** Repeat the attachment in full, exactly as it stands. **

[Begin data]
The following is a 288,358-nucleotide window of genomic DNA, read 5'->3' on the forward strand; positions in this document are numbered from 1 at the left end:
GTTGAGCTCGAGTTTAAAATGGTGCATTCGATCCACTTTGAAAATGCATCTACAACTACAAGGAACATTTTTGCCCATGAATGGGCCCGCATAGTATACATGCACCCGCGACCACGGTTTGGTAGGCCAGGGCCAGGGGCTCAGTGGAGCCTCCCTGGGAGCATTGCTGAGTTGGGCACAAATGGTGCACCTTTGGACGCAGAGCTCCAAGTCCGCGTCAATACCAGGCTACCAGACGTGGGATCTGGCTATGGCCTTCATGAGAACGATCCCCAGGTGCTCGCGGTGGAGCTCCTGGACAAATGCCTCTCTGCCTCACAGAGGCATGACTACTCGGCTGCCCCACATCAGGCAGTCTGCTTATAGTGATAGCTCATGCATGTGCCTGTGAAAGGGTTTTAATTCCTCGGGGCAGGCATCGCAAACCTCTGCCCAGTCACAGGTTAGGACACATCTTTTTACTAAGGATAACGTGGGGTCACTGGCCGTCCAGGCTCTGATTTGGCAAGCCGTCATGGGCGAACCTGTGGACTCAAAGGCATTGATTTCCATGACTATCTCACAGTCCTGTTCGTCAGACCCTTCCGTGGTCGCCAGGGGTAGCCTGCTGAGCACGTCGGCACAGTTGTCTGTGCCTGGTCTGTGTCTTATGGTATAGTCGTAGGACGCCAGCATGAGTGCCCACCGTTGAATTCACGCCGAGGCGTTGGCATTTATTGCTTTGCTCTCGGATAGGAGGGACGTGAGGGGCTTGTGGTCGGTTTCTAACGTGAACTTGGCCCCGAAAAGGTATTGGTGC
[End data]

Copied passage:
The following is a 288,358-nucleotide window of genomic DNA, read 5'->3' on the forward strand; positions in this document are numbered from 1 at the left end:
GTTGAGCTCGAGTTTAAAATGGTGCATTCGATCCACTTTGAAAATGCATCTACAACTACAAGGAACATTTTTGCCCATGAATGGGCCCGCATAGTATACATGCACCCGCGACCACGGTTTGGTAGGCCAGGGCCAGGGGCTCAGTGGAGCCTCCCTGGGAGCATTGCTGAGTTGGGCACAAATGGTGCACCTTTGGACGCAGAGCTCCAAGTCCGCGTCAATACCAGGCTACCAGACGTGGGATCTGGCTATGGCCTTCATGAGAACGATCCCCAGGTGCTCGCGGTGGAGCTCCTGGACAAATGCCTCTCTGCCTCACAGAGGCATGACTACTCGGCTGCCCCACATCAGGCAGTCTGCTTATAGTGATAGCTCATGCATGTGCCTGTGAAAGGGTTTTAATTCCTCGGGGCAGGCATCGCAAACCTCTGCCCAGTCACAGGTTAGGACACATCTTTTTACTAAGGATAACGTGGGGTCACTGGCCGTCCAGGCTCTGATTTGGCAAGCCGTCATGGGCGAACCTGTGGACTCAAAGGCATTGATTTCCATGACTATCTCACAGTCCTGTTCGTCAGACCCTTCCGTGGTCGCCAGGGGTAGCCTGCTGAGCACGTCGGCACAGTTGTCTGTGCCTGGTCTGTGTCTTATGGTATAGTCGTAGGACGCCAGCATGAGTGCCCACCGTTGAATTCACGCCGAGGCGTTGGCATTTATTGCTTTGCTCTCGGATAGGAGGGACGTGAGGGGCTTGTGGTCGGTTTCTAACGTGAACTTGGCCCCGAAAAGGTATTGGTGC